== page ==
The NHL announced May 26 it will forego the rest of the regular season and advance to an altered playoff structure. The Chicago Blackhawks will participate in the altered playoff tournament and Chicago is one of the cities being considered to host many of the games.
NHL Commissioner Gary Bettman said the safety of players and coaches is paramount but the public demand for hockey was too much to deny.
“Let me assure you that the reason we are doing this is because our fans have told us in overwhelming numbers that they want to complete the season if at all possible,” Bettman said via a video call on the NHL’s statement. “And our players and our teams are clear that they want to play and bring the season to its rightful conclusion.”
The plan is to move forward with a 24-team playoff format, but no plans are guaranteed until the NHL gets clearance from medical professionals and government authorities that it is “safe and prudent” to play hockey. The NHL also said it anticipates playing without fans in attendance.
The Return to Play Committee is behind the decision to resume play and designed the structure of this year’s playoffs. The committee is made up of executives from the NHL, the NHL Players’ Association and five NHL players.
The 24 teams that made the playoffs are the top 12 teams in each conference decided by their points percentage at March 12, the time of the stoppage of play. The seven teams who didn’t make the playoffs will be in the NHL Draft Lottery which is set to get under way June 26.
For the 24 postseason teams, the plan for returning to play is broken into four phases. The first phase was simply announcing the general plan and setting things in motion.
The second phase consists of clubs returning to voluntary, small group workouts at their home facilities. The NHL announced teams will be allowed to open their training facilities to hold individualized training activities starting June 8. These will be limited to six players and a limited staff, according to an NHL press release June 5.
Phase three is a formal training camp for teams. The timeline for this will be based on advice from medical and government personnel and won’t be earlier than July 10.
The fourth and final phase of the plan consists of the round-robins, qualifying rounds and Stanley Cup Playoffs. The games will be played in “hub cities” — one for each conference.
These locations have yet to be announced, but they will be decided based on COVID-19 conditions, testing ability and government regulations. Chicago is reportedly among the cities in the running for the Western Conference hub city, according to the NHL. While the exact timing is still up in the air, Bettman said in his video conference the plan is to play “over the summer and into the early fall.”
Each team is expected to only be allowed to bring a maximum of 50 people, including players, coaches and staff. There is also the possibility of tighter restrictions on how many people are allowed in the arena or near the ice, according to Bettman.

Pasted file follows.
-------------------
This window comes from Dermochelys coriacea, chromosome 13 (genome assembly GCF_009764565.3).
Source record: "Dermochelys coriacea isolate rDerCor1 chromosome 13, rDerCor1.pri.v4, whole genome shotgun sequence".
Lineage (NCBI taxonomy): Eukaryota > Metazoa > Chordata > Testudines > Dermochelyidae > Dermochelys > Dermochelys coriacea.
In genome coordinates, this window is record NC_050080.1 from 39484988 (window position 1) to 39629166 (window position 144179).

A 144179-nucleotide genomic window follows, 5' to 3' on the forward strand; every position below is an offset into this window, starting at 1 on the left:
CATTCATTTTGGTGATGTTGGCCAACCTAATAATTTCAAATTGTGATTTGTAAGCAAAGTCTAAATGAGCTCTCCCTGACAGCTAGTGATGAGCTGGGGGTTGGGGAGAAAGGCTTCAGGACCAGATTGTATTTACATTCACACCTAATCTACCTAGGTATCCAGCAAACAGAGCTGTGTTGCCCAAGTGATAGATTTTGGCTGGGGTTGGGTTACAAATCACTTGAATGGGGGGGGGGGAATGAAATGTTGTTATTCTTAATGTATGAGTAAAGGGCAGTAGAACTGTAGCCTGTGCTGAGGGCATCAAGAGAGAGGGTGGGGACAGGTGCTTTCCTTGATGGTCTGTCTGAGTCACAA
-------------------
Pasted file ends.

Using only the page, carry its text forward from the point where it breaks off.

As for the layout of the tournament, the top four teams in each conference at the time of the play stoppage will earn a bye in the first round of the Stanley Cup Playoffs. They will play each other once to determine the order of the top four seeds. These round-robin games are purely for seeding purposes and no teams will be eliminated.
The qualifying round will consist of four, best-of-five series of the other eight playoff-eligible teams in each conference. The winners of these series will advance to play the teams from the round-robin, while the losers will be eliminated from the playoffs.
In the Western Conference, the Chicago Blackhawks were the last team to secure a spot in the qualifying round and they will play the Edmonton Oilers in their best-of-five series.
The matchup between the winners of the qualifying rounds and the round-robin teams is being called “Round 1” by the Return to Play Committee. The entirety of the Stanley Cup Playoffs — which doesn’t include the qualifying round or the seeding round-robin — will be best-of-7 rounds, according to an NHL press release June 4.
Bettman said the NHL believes it can complete the qualifying rounds and first two rounds of the playoffs in a little over a month.
At the end of his video announcement, Bettman acknowledged there was no perfect way to design a playoff after the season was cut short. However, he said the expansion of the playoff format will still be able to determine the best team this season.
“We believe we have constructed an overall plan that includes all teams that, as a practical matter, might have had a chance of qualifying for the playoffs when the season was paused,” Bettman said via his video call. “And this plan will produce a worthy Stanley Cup champion who will have run the postseason gauntlet that is unique to the NHL.”
An NHL spokesperson said Bettman declined to comment further and referred The Phoenix to the press releases given by the NHL.